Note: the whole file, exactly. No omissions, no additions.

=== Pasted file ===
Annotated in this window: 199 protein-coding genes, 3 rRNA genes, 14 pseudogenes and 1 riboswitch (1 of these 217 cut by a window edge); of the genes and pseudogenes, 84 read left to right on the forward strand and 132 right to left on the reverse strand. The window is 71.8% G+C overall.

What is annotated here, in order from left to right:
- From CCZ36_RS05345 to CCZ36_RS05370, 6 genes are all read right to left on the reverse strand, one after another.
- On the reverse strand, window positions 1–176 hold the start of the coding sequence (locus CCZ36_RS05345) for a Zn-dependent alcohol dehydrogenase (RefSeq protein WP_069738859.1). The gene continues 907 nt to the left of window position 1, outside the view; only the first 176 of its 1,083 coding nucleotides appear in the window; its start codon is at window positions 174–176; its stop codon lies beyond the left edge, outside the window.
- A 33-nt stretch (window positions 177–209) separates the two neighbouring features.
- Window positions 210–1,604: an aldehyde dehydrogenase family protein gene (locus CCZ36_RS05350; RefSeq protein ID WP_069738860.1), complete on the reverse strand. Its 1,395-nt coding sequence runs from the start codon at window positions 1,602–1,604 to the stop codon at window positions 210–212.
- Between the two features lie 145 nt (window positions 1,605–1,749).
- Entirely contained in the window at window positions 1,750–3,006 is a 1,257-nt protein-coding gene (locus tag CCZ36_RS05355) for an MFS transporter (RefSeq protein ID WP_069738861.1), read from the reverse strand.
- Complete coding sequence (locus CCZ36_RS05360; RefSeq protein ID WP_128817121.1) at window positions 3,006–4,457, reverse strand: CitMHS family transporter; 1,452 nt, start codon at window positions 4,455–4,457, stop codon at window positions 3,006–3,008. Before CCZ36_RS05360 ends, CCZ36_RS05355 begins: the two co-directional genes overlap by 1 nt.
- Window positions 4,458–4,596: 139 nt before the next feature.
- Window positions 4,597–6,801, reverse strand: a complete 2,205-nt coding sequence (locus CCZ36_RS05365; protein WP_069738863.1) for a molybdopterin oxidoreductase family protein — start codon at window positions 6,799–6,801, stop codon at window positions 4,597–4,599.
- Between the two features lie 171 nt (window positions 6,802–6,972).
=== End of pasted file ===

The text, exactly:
Annotated in this window: 199 protein-coding genes, 3 rRNA genes, 14 pseudogenes and 1 riboswitch (1 of these 217 cut by a window edge); of the genes and pseudogenes, 84 read left to right on the forward strand and 132 right to left on the reverse strand. The window is 71.8% G+C overall.

What is annotated here, in order from left to right:
- From CCZ36_RS05345 to CCZ36_RS05370, 6 genes are all read right to left on the reverse strand, one after another.
- On the reverse strand, window positions 1–176 hold the start of the coding sequence (locus CCZ36_RS05345) for a Zn-dependent alcohol dehydrogenase (RefSeq protein WP_069738859.1). The gene continues 907 nt to the left of window position 1, outside the view; only the first 176 of its 1,083 coding nucleotides appear in the window; its start codon is at window positions 174–176; its stop codon lies beyond the left edge, outside the window.
- A 33-nt stretch (window positions 177–209) separates the two neighbouring features.
- Window positions 210–1,604: an aldehyde dehydrogenase family protein gene (locus CCZ36_RS05350; RefSeq protein ID WP_069738860.1), complete on the reverse strand. Its 1,395-nt coding sequence runs from the start codon at window positions 1,602–1,604 to the stop codon at window positions 210–212.
- Between the two features lie 145 nt (window positions 1,605–1,749).
- Entirely contained in the window at window positions 1,750–3,006 is a 1,257-nt protein-coding gene (locus tag CCZ36_RS05355) for an MFS transporter (RefSeq protein ID WP_069738861.1), read from the reverse strand.
- Complete coding sequence (locus CCZ36_RS05360; RefSeq protein ID WP_128817121.1) at window positions 3,006–4,457, reverse strand: CitMHS family transporter; 1,452 nt, start codon at window positions 4,455–4,457, stop codon at window positions 3,006–3,008. Before CCZ36_RS05360 ends, CCZ36_RS05355 begins: the two co-directional genes overlap by 1 nt.
- Window positions 4,458–4,596: 139 nt before the next feature.
- Window positions 4,597–6,801, reverse strand: a complete 2,205-nt coding sequence (locus CCZ36_RS05365; protein WP_069738863.1) for a molybdopterin oxidoreductase family protein — start codon at window positions 6,799–6,801, stop codon at window positions 4,597–4,599.
- Between the two features lie 171 nt (window positions 6,802–6,972).